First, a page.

Zoo celebrates pygmy hippo baby

Harwich and Manningtree Standard: Winnie the three-week-old pygmy hippo stays close to mum Sirana at Bristol Zoo Gardens Winnie the three-week-old pygmy hippo stays close to mum Sirana at Bristol Zoo Gardens

Keepers are celebrating the birth of an adorable baby pygmy hippo.

The youngster, who has been named Winnie, was born at Bristol Zoo Gardens three weeks ago.

She is now enjoying the Zoo's pygmy hippo exhibit, along with mother Sirana and father Nato.

Winnie, who weighs around 5kg, spends her days sleeping, eating and swimming around the exhibit's heated pool.

Lynsey Bugg, assistant curator of mammals at Bristol Zoo, said Sirana is proving "very maternal" with her newborn.

"Winnie follows Sirana a lot," she said.

"Sirana is very protective and doesn't let her stay in deep water for too long.

"Young hippos tire easily and Sirana will quite often guide her baby into shallow water or bring her out of the pool.

"Winnie is doing brilliantly, she's putting on weight really well, she is starting to get a bit chunky.

"I think people are quite surprised when they see how small she is because mum and dad are quite big."

The pygmy hippo is threatened in the wild, where it is thought less than 2,000 survive.

In Liberia, destruction of forests surrounding the Sapo National Park by logging companies is damaging one of the few remaining strongholds for the pygmy hippo.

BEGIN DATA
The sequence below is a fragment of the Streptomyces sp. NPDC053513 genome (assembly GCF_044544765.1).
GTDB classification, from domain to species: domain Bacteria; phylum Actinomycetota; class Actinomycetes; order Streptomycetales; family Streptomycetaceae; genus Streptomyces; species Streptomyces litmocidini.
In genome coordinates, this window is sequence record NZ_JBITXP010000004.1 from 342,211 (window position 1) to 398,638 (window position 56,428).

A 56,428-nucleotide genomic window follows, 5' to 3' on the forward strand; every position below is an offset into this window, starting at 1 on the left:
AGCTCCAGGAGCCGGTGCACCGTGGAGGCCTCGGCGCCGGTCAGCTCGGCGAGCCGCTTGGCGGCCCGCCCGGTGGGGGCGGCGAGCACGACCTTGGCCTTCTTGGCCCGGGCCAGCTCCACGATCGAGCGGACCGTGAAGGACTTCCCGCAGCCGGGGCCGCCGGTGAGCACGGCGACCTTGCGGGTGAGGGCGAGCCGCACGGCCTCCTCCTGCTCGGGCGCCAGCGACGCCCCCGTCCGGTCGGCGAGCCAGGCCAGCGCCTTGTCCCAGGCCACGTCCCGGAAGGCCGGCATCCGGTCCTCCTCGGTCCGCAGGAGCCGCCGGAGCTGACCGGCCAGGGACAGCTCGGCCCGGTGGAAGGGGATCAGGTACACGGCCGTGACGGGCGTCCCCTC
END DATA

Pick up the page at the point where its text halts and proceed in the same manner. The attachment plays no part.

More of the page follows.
Bristol Zoo Gardens is part of an international captive breeding programme for the pygmy hippo.

"The European programme is a well-established and very successful programme and our male, Nato, is a genetically important animal; by default, so will be his offspring," Ms Bugg added.

In the wild, females usually breed once every two years.

A single youngster is born after a gestation period of about six months.

The baby weighs between 4.5 and 6.2kg and is unable to walk very far at first.

The mother conceals it in thick cover and visits to feed it.

After three months, it is able to eat vegetation.

Pygmy hippos are much smaller than the common hippopotamus, with proportionally longer legs, a smaller head, less prominent eyes, and ears more towards the side of the head.

The pygmy hippo's nose and ears can be closed underwater.

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